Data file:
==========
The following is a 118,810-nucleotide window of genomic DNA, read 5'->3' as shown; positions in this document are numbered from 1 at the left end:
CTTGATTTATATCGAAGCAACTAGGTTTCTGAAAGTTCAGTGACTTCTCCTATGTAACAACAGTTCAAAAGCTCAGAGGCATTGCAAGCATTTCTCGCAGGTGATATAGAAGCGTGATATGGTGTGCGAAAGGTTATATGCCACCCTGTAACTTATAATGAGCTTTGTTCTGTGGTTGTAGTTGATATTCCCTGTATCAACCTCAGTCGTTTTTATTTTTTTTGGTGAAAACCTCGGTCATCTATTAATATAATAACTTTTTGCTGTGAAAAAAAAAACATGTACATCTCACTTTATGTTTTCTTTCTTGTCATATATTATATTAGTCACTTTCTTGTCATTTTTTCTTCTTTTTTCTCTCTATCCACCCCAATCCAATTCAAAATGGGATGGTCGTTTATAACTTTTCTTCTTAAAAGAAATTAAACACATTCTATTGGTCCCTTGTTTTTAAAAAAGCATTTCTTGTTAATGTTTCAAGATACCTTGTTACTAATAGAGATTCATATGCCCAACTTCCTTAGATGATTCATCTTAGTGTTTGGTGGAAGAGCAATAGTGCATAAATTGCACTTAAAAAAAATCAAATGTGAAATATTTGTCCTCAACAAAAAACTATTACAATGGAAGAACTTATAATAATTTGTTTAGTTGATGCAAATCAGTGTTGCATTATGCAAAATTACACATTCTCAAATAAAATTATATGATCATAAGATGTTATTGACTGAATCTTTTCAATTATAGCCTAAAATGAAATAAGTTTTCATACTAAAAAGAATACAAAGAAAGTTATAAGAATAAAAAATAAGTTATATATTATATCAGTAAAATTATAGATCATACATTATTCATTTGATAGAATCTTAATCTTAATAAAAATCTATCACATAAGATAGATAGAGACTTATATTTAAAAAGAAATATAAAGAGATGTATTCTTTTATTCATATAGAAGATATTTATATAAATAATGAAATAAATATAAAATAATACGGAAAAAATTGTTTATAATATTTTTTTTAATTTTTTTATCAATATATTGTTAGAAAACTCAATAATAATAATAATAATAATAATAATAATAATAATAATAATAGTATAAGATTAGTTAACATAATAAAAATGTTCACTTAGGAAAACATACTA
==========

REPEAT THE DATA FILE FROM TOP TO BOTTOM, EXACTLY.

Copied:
The following is a 118,810-nucleotide window of genomic DNA, read 5'->3' as shown; positions in this document are numbered from 1 at the left end:
CTTGATTTATATCGAAGCAACTAGGTTTCTGAAAGTTCAGTGACTTCTCCTATGTAACAACAGTTCAAAAGCTCAGAGGCATTGCAAGCATTTCTCGCAGGTGATATAGAAGCGTGATATGGTGTGCGAAAGGTTATATGCCACCCTGTAACTTATAATGAGCTTTGTTCTGTGGTTGTAGTTGATATTCCCTGTATCAACCTCAGTCGTTTTTATTTTTTTTGGTGAAAACCTCGGTCATCTATTAATATAATAACTTTTTGCTGTGAAAAAAAAAACATGTACATCTCACTTTATGTTTTCTTTCTTGTCATATATTATATTAGTCACTTTCTTGTCATTTTTTCTTCTTTTTTCTCTCTATCCACCCCAATCCAATTCAAAATGGGATGGTCGTTTATAACTTTTCTTCTTAAAAGAAATTAAACACATTCTATTGGTCCCTTGTTTTTAAAAAAGCATTTCTTGTTAATGTTTCAAGATACCTTGTTACTAATAGAGATTCATATGCCCAACTTCCTTAGATGATTCATCTTAGTGTTTGGTGGAAGAGCAATAGTGCATAAATTGCACTTAAAAAAAATCAAATGTGAAATATTTGTCCTCAACAAAAAACTATTACAATGGAAGAACTTATAATAATTTGTTTAGTTGATGCAAATCAGTGTTGCATTATGCAAAATTACACATTCTCAAATAAAATTATATGATCATAAGATGTTATTGACTGAATCTTTTCAATTATAGCCTAAAATGAAATAAGTTTTCATACTAAAAAGAATACAAAGAAAGTTATAAGAATAAAAAATAAGTTATATATTATATCAGTAAAATTATAGATCATACATTATTCATTTGATAGAATCTTAATCTTAATAAAAATCTATCACATAAGATAGATAGAGACTTATATTTAAAAAGAAATATAAAGAGATGTATTCTTTTATTCATATAGAAGATATTTATATAAATAATGAAATAAATATAAAATAATACGGAAAAAATTGTTTATAATATTTTTTTTAATTTTTTTATCAATATATTGTTAGAAAACTCAATAATAATAATAATAATAATAATAATAATAATAATAATAATAGTATAAGATTAGTTAACATAATAAAAATGTTCACTTAGGAAAACATACTA